from this company, Clayborne obtained a tlement in some portion of Virginia, and in license from the colonial government of October, 1629, visited that colony with a Virginia, and established two trading stations view to making arrangements for his plantaon the bay; one on Kent Island, opposite the tion. The laws of Virginia against Roman present city of Annapolis, and one at the Catholics were very severe, and immediately mouth of the Susquehanna. These posts upon the arrival of so distinguished a Cathwere established in the spring of 1631. olic the assembly ordered the oaths of
In the meantime efforts were being made allegiance and supremacy to be tendered in England to secure the settlement of the him. Lord Baltimore proposed a form which he was willing to subscribe, but the ent of it. The colony was left free from the colonial government insisted upon that supervision of the crown, and the propriwhich had been ordered by the English Par- etor was not obliged to obtain the royal liament, and which was of such a character assent to the appointments or legislation of that no Catholic could accept it. There his province. The king also renounced for was nothing left for Calvert but to withdraw himself, his heirs and his successors, the from Virginia, and his reception there con- right to tax the colony, thus leaving it vinced him that that province was not the entirely free from English taxation. place for the plantation he wished to estab- These were vast powers to intrust to one lish.
man; but they were placed in safe hands.
The first Lord Baltimore was a man who Large Grant to Lord Baltimore.
hated tyranny of all kinds, and who had The region north of the Potomac was still carefully observed the effects of intolerance uninhabited, and seemed to promise advan- and arbitrary rule upon the efforts that had tages equal to Virginia. Calvert applied to already been made to establish successful Charles I. for a patent for this region, and colonies in America. He designed his colwas given a territory corresponding very ony as an asylum in which men of all creeds nearly to the present State of Maryland in could meet upon a common basis of a faith extent. The king granted him a liberal in Jesus Christ, and his conviction that religcharter, which, while it provided for his icus freedom is necessary to the success of a interests as proprietor, secured the liberties state confirmed in him his attachment to the of the colonists. In this it was simply the principles of civil liberty. expression of the wishes of Lord Baltimore, who desired to establish a settlement of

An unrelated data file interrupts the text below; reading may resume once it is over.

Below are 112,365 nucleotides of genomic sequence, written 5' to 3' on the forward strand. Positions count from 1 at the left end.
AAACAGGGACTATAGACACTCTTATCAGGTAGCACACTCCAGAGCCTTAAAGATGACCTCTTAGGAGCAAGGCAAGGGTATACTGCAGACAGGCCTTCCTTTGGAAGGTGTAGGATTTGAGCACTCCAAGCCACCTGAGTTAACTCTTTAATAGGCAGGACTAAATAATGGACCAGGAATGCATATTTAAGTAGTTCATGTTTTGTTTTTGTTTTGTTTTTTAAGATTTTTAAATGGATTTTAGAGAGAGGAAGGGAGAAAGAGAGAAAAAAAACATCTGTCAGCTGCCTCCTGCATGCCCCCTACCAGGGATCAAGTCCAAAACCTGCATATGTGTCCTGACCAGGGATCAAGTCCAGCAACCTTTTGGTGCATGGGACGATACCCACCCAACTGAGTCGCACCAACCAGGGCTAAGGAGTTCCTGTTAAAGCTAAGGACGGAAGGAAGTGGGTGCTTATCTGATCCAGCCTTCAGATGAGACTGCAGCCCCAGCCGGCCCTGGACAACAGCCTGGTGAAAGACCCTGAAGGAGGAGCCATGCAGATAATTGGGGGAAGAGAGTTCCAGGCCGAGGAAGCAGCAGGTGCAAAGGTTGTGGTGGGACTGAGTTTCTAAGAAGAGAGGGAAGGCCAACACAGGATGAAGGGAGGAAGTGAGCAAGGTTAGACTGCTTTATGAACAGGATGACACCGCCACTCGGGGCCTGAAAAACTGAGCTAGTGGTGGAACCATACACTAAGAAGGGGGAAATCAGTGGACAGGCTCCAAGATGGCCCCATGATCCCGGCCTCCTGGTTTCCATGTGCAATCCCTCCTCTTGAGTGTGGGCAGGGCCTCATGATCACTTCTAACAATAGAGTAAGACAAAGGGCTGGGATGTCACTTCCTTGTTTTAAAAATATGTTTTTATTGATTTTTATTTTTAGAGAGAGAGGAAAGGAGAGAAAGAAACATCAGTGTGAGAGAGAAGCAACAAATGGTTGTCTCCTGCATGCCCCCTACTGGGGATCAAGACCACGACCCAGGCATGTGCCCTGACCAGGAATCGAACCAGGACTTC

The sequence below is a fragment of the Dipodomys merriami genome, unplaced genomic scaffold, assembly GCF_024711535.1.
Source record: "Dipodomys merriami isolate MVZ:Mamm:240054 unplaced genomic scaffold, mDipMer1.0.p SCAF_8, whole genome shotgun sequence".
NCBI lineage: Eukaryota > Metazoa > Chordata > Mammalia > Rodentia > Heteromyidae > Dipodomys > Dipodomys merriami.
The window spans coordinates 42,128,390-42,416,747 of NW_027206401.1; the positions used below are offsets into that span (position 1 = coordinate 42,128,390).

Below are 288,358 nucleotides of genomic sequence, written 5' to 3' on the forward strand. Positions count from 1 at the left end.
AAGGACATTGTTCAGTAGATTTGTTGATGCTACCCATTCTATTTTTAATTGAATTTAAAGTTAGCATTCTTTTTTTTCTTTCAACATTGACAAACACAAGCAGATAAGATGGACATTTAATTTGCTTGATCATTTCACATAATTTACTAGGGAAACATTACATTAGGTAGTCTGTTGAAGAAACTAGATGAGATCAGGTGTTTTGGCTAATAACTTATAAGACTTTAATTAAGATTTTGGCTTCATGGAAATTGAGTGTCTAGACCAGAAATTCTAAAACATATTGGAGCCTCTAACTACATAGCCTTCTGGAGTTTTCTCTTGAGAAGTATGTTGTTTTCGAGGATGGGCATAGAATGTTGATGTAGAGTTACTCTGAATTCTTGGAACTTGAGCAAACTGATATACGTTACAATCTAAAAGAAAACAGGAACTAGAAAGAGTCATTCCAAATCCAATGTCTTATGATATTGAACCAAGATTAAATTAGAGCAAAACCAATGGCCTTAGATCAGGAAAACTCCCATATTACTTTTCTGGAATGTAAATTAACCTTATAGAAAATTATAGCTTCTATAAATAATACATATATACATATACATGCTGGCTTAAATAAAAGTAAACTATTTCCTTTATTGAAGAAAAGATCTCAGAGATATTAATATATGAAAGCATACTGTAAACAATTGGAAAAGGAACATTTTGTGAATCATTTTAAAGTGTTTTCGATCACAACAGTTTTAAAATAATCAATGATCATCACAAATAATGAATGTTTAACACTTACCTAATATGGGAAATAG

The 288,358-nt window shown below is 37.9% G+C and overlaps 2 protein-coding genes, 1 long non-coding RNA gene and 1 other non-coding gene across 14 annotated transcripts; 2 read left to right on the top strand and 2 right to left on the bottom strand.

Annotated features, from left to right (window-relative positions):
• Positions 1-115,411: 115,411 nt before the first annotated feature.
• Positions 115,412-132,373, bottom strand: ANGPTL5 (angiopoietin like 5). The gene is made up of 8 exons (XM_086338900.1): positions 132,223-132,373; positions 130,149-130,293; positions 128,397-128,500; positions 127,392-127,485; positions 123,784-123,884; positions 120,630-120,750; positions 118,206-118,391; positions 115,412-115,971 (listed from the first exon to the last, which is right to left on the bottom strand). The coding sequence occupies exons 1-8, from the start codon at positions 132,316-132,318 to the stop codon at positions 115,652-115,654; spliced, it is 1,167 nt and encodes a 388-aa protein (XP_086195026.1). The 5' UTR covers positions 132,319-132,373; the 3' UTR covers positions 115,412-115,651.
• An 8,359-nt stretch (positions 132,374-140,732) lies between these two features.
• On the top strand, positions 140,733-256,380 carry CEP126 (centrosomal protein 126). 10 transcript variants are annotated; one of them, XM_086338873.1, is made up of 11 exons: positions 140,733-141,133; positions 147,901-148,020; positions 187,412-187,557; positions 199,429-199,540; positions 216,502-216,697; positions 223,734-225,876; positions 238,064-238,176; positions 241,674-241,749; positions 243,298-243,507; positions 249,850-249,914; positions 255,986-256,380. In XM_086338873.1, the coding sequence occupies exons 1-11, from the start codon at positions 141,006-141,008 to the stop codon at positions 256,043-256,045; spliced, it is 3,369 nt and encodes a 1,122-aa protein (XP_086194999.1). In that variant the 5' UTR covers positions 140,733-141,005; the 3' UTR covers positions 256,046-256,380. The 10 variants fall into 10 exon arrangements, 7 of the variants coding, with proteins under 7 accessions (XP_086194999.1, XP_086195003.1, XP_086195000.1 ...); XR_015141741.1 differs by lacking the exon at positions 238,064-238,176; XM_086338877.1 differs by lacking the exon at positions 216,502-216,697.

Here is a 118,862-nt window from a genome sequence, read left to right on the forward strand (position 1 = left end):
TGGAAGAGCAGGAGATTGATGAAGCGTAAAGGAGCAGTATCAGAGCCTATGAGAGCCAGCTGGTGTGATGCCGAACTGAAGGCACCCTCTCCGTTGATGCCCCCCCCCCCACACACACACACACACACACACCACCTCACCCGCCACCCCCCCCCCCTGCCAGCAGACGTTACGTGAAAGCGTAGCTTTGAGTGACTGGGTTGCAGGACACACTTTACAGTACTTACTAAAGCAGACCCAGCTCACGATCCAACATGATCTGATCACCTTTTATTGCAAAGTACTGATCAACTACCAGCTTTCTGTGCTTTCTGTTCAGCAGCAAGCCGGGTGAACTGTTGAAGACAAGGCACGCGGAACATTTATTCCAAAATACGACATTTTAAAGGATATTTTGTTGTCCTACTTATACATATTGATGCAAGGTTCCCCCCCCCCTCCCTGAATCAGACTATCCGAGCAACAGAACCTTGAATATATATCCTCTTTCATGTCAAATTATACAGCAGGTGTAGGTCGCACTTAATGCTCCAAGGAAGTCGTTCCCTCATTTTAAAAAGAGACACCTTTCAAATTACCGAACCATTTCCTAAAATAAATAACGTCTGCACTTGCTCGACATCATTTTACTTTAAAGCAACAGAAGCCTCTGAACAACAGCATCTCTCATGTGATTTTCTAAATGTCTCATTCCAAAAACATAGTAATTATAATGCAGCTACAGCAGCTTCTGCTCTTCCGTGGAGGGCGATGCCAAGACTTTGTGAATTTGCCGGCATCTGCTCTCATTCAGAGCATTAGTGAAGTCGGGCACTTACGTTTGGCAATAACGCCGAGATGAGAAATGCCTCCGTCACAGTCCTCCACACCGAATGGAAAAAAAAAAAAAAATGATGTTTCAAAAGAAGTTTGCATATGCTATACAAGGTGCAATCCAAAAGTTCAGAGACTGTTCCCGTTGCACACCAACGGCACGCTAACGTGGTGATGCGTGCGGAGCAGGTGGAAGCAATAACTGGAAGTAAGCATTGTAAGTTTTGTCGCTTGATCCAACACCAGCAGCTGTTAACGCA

Practical Charity. freemen. The country embraced in the He invited both Protestants and Catholics grant was given to Lord Baltimore, his to join him in his enterprise, and adopted a heirs and assigns, in absolute possession. form of government, based upon popular They were required to pay an annual tribute representation, well calculated to secure them to the crown of two Indian arrows and one- in the possession of all their privileges. In fifth of all the gold and silver which might honor of the queen of Charles I., he named be found.
the region granted to him Maryland. Before The colonists. were to have a voice in the patent was issued, Lord Baltimore died, making their own laws, and they were to be on the fifteenth of April, 1632, leaving his entitled to all the rights and privileges of son, Cecil, heir to his designs as well as to Englishmen. No taxes were to be imposed his title. The charter granted to his father upon them without their consent, nor was was issued to him, and he proceeded at once the authority of the proprietor to extend to to collect a colony for the settlement of their lives or property. It was enjoined that Maryland. the exercise of the faith and worship of the Lord Baltimore delegated the task of conestablished Church of England should be ducting the emigrants to Maryland to his protected in the colony, but no uniform brother, Leonard Calvert. On Friday, Nostandard of faith or worship was imposed by vember 22, 1632, a company of two hunthe charter. The new province was carefully dred, chiefly Roman Catholics of good birth, separated from Virginia and made independ with their families and servants, sailed from